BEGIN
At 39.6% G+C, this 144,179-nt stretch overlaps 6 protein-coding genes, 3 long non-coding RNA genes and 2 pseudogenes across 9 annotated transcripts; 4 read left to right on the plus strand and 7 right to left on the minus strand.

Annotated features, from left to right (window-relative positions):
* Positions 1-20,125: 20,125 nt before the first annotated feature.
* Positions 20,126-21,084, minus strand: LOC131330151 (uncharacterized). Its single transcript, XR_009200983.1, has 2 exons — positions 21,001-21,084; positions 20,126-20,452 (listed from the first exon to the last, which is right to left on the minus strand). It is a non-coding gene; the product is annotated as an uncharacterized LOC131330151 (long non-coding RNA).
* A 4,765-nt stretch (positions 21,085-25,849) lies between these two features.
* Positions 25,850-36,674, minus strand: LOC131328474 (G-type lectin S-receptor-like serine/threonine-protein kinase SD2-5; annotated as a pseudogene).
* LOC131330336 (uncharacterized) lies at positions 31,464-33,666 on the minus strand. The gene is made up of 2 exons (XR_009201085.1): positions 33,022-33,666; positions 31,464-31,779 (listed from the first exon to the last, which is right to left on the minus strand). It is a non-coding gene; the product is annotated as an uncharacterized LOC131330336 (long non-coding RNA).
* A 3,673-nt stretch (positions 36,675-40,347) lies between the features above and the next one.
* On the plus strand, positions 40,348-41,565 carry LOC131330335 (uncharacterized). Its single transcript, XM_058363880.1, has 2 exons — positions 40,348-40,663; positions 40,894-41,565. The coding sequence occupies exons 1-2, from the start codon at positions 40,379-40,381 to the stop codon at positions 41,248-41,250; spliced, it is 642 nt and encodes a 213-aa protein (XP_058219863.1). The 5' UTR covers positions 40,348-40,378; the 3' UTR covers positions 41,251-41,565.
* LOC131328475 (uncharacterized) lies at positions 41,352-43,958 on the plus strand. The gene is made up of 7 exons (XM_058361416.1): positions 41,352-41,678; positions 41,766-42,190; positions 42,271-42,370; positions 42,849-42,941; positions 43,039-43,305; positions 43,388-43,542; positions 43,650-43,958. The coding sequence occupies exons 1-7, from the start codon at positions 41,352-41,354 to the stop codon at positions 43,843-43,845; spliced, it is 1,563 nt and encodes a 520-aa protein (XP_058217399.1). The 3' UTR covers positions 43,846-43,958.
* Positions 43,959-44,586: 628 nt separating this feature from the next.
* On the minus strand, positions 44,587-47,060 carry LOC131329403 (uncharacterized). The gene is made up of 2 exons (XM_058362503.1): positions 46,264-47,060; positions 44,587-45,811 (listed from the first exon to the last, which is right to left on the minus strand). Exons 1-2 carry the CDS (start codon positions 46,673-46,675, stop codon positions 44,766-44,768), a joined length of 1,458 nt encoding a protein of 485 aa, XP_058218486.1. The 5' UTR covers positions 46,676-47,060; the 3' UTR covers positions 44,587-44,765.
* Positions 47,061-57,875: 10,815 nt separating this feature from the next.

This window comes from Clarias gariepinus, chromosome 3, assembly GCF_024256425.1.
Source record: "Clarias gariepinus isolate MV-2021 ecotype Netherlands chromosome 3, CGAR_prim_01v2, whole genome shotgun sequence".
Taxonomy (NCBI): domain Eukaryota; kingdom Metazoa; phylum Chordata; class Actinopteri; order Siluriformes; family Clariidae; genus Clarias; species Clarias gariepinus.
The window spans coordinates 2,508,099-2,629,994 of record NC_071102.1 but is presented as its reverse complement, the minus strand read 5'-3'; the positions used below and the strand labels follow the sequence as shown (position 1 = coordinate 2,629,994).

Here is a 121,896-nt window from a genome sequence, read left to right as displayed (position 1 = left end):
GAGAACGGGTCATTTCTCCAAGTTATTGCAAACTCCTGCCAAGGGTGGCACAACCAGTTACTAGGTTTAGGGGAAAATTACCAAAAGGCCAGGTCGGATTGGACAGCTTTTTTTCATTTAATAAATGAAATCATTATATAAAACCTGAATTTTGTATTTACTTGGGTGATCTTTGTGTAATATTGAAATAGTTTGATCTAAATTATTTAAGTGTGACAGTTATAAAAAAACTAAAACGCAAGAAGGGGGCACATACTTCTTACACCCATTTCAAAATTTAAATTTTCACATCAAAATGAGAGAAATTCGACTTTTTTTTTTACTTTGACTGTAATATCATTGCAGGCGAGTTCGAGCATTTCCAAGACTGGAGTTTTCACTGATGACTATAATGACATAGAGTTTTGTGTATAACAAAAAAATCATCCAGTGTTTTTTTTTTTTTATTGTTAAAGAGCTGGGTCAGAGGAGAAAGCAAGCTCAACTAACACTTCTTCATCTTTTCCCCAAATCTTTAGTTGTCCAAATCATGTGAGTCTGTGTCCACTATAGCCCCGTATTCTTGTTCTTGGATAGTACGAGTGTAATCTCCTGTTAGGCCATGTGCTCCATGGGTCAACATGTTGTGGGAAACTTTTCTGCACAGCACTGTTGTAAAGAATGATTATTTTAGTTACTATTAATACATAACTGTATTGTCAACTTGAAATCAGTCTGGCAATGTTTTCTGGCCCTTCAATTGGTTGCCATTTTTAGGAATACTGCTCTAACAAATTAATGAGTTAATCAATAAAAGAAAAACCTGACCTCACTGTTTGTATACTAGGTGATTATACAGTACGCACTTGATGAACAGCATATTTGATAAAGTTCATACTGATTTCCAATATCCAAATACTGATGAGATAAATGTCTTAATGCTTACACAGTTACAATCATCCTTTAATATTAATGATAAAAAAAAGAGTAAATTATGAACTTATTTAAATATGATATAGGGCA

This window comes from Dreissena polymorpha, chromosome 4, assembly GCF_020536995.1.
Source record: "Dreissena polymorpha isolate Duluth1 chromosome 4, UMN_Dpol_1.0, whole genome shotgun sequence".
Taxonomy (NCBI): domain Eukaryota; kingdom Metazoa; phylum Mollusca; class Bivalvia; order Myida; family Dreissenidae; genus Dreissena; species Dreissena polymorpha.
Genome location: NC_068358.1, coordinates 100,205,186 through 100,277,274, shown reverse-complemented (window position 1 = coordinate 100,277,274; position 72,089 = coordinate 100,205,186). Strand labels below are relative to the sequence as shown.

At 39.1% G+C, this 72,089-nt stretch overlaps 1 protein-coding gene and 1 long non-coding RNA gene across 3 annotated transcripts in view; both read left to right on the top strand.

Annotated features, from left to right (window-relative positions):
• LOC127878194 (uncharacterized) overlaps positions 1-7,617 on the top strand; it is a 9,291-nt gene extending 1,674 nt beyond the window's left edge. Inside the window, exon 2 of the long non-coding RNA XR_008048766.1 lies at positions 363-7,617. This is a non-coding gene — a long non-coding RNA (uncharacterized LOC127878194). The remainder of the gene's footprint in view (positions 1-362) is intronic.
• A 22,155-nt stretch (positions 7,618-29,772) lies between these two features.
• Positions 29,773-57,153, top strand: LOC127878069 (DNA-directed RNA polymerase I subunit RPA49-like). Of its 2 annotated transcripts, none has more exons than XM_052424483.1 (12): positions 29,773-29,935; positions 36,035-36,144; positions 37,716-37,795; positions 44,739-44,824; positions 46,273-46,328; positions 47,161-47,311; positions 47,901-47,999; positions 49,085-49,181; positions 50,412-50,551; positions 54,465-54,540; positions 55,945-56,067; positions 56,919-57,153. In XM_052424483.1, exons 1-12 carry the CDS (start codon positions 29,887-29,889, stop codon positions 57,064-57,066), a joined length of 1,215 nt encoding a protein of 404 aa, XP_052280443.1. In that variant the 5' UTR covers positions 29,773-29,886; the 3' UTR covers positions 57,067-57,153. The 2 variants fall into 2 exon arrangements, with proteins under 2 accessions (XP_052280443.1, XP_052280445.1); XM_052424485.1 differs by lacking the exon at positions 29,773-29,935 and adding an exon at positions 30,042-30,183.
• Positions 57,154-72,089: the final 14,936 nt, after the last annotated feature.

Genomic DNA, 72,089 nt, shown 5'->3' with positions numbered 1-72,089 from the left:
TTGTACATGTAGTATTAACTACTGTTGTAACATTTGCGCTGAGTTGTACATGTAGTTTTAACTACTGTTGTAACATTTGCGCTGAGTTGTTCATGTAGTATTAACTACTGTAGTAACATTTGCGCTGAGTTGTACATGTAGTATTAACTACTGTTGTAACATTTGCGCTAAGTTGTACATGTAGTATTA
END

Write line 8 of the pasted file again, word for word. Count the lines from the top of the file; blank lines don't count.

* A 3,673-nt stretch (positions 36,675-40,347) lies between the features above and the next one.